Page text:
Office of House Bill AnalysisC.S.H.J.R. 69
By: Junell
Constitutional Revision, Select
Committee Report (Substituted)


In 1973, the 63rd Legislature created the Constitutional Revisions
Commission composed of 37 public officials, lawyers, scholars, and citizens
to assemble that same year and to submit recommendations on the
constitutional revision to the legislature.  The subsequent constitutional
convention of the legislature in 1974 submitted a revised constitution to
the public but voters rejected the proposal in 1975.  C.S.H.J.R. 69 amends
certain articles of the Texas Constitution regarding the Legislature, the
judicial and executive branches, and ad valorem taxation and establishes
the Texas Salary Commission subject to voter approval. 


It is the opinion of the Office of House Bill Analysis that this resolution
does not expressly delegate any additional rulemaking authority to a state
officer, department, agency, or institution. 


C.S.H.J.R. 69 revises the Texas Constitution to restructure, modify,
remove, and implement provisions. 

The Legislature

C.S.H.J.R. 69 lengthens from four years to six years the terms of senators
and lengthens from two years to four years the terms of representatives.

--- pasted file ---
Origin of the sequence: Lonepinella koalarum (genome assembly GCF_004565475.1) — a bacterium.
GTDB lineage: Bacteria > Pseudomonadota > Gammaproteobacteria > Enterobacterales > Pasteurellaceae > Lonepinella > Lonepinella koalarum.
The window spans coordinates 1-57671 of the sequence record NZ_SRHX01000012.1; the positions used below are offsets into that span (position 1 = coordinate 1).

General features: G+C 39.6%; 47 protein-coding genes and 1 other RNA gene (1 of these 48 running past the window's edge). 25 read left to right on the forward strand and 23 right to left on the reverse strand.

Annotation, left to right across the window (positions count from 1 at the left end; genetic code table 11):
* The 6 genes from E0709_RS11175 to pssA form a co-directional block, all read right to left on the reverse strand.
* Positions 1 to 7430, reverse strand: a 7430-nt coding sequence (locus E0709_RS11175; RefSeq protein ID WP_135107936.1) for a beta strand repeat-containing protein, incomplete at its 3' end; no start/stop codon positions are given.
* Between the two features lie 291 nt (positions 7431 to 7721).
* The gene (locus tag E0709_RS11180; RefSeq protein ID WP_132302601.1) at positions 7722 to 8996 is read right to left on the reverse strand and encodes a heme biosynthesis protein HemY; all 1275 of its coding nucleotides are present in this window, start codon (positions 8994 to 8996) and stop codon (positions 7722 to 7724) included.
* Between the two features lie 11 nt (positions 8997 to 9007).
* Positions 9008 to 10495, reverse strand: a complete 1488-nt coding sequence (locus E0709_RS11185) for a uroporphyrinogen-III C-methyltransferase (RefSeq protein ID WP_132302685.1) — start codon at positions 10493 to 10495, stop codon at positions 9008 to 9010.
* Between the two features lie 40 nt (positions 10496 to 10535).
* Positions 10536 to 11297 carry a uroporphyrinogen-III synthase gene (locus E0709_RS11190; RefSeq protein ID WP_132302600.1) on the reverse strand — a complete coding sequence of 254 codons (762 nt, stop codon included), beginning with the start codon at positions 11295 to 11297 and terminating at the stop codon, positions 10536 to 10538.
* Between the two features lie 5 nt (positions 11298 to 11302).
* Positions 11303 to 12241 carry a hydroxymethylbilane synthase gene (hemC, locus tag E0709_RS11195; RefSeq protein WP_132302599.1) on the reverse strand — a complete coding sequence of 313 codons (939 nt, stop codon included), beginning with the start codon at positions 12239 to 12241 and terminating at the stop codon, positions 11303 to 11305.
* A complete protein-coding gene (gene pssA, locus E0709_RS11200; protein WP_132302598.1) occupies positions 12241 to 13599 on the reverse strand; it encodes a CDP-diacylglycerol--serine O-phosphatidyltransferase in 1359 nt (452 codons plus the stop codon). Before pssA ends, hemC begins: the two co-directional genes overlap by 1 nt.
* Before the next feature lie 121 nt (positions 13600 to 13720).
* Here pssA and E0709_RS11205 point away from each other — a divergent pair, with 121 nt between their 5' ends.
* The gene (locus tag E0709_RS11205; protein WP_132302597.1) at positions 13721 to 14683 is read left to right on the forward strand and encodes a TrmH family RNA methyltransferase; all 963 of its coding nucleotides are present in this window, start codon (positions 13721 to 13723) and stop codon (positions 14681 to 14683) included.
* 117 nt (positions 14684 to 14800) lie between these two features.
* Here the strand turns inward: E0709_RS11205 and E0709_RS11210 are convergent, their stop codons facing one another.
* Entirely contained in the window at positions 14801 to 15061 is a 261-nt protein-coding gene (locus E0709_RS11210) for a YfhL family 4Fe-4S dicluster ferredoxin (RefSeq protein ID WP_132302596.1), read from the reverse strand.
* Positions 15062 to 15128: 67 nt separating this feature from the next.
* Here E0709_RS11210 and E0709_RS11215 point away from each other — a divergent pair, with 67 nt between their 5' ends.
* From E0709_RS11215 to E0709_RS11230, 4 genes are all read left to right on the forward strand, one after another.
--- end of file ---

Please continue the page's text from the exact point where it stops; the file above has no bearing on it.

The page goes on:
The resolution provides for staggered terms, establishes procedures for
representatives following an apportionment, and sets forth transitional
provisions that expire January 1, 2005 (SECTIONS 1 and 2).  The resolution
prohibits a member of the legislature (member) from appearing before or
having dealings with an executive or administrative unit of state
government for compensation other than the emoluments of office (SECTION
3).  The resolution sets forth provisions for the determination of the
compensation of members, including the speaker of the house of
representatives, by the Texas Salary Commission (salary commission)
(SECTION 4).  C.S.H.J.R. 69 authorizes the legislature to provide by law
for an organizational assembly not earlier than the 45th day preceding the
convening of a regular session to elect officers, organize, and adopt rules
of procedure and joint rules (SECTION 5).   

The Executive Branch

With certain exceptions, the resolution prohibits a constitutional elected
officer of the executive branch from holding any other civil or corporate
office or from having any other employment (SECTION 6). 

The Judicial Branch

C.S.H.J.R. 69 requires the jurisdiction of all courts on the same level to
be uniform statewide effective September 1, 2003.  On that date, all
statutes making exceptions from the uniform jurisdiction provided by law
for the courts of any level are repealed.  These provisions expire January
1, 2004 (SECTION 7). 

The resolution authorizes the legislature by law to provide for a jury in a
criminal case to be informed about  a law or other procedure that may
affect the time that a person sentenced to incarceration will serve


C.S.H.J.R. 69 authorizes the legislature to provide exemptions and other
relief from ad valorem taxation in addition to that provided by the Texas
Constitution (SECTION 9).  The resolution prohibits a political subdivision
of this state that did not impose an ad valorem tax on or before September
1, 2001, from imposing an ad valorem tax unless the qualified voters of the
political subdivision approve the imposition of the tax.  The resolution
prohibits a political subdivision of this state from issuing general